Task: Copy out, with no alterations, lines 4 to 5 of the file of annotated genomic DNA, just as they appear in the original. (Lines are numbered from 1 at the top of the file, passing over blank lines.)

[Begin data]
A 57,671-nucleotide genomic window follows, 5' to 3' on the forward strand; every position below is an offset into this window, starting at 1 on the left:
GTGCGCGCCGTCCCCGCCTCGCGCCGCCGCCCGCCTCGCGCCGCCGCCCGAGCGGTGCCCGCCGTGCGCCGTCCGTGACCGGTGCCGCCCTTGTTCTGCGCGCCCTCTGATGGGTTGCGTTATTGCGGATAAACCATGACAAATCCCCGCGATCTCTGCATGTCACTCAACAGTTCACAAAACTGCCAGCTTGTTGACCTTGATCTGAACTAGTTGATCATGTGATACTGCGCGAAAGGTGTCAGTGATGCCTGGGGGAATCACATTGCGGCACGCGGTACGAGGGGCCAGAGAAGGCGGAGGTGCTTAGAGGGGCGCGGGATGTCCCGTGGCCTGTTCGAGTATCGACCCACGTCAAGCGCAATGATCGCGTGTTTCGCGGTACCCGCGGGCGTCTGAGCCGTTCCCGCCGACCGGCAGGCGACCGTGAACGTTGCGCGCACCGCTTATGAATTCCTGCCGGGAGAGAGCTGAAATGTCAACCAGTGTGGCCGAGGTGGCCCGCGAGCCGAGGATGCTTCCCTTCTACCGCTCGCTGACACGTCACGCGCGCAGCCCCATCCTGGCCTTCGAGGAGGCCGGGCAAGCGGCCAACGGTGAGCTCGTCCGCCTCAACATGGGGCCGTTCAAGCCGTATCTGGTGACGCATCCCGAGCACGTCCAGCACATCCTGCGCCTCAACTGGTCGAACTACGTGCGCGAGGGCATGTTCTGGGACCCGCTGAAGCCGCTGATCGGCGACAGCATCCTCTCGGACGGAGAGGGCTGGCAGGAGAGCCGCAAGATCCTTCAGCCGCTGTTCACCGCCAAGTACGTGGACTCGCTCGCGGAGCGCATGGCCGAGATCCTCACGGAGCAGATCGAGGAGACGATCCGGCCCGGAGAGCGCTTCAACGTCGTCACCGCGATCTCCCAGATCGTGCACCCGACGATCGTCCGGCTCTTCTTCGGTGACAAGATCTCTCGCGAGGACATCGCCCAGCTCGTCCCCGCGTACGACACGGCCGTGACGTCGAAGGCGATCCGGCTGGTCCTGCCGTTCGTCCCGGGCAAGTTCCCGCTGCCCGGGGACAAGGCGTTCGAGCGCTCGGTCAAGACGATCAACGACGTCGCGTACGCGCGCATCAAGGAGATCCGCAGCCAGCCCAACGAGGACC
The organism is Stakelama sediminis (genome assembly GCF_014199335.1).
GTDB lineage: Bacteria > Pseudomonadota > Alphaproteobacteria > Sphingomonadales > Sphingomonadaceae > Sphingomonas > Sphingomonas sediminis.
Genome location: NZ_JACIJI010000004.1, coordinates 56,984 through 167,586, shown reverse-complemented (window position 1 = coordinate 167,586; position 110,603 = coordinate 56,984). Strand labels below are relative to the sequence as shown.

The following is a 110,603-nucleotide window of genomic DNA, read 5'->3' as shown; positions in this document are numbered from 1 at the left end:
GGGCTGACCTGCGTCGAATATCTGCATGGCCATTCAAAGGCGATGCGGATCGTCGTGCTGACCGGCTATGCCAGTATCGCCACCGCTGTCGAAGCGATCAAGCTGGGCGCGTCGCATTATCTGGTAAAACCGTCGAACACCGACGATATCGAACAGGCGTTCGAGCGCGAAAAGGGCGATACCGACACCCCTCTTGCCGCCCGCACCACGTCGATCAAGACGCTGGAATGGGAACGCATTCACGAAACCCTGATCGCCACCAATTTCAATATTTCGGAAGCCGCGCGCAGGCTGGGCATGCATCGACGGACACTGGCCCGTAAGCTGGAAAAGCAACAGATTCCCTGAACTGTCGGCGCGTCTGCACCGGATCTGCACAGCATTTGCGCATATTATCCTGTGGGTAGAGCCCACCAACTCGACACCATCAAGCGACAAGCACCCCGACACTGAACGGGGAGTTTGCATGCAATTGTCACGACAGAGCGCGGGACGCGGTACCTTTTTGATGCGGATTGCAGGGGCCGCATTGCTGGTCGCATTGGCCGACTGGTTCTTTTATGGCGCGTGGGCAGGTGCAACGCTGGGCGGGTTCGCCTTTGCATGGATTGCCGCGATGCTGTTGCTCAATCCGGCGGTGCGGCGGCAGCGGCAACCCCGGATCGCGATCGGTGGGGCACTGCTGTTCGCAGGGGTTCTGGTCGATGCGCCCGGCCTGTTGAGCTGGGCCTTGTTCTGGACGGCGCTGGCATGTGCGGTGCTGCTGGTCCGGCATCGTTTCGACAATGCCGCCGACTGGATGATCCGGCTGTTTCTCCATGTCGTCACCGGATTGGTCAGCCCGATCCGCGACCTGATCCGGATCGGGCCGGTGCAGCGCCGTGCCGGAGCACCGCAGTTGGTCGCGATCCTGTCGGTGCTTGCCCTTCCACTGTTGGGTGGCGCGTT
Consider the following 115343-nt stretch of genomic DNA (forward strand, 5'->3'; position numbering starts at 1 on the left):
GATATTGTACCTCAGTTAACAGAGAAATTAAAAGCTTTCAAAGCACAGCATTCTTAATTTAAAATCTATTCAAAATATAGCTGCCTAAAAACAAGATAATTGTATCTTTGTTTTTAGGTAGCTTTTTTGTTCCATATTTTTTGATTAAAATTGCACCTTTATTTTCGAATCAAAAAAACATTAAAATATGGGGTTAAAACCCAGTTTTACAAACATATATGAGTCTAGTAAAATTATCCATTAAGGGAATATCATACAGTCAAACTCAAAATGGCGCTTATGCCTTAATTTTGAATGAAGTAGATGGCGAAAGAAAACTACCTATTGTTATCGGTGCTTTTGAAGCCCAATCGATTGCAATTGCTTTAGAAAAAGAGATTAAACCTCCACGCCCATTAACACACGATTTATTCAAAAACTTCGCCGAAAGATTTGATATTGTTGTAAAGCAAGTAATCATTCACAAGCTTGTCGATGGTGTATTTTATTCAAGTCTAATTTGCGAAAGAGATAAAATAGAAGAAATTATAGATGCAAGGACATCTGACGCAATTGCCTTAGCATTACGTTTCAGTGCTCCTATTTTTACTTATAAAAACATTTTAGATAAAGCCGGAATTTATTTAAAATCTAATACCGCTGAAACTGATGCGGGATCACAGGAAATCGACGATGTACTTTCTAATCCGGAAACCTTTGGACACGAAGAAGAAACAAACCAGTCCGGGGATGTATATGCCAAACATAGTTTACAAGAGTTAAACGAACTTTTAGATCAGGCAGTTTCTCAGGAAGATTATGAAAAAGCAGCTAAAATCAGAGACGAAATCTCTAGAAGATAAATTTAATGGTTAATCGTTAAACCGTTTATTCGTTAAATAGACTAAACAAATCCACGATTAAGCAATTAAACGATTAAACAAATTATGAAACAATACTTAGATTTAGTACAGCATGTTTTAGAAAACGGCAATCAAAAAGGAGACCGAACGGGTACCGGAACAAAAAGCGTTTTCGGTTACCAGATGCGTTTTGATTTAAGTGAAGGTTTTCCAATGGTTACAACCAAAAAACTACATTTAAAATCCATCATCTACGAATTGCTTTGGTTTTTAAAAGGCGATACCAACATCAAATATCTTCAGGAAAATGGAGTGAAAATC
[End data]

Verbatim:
GTDB lineage: Bacteria > Pseudomonadota > Alphaproteobacteria > Sphingomonadales > Sphingomonadaceae > Sphingomonas > Sphingomonas sediminis.
Genome location: NZ_JACIJI010000004.1, coordinates 56,984 through 167,586, shown reverse-complemented (window position 1 = coordinate 167,586; position 110,603 = coordinate 56,984). Strand labels below are relative to the sequence as shown.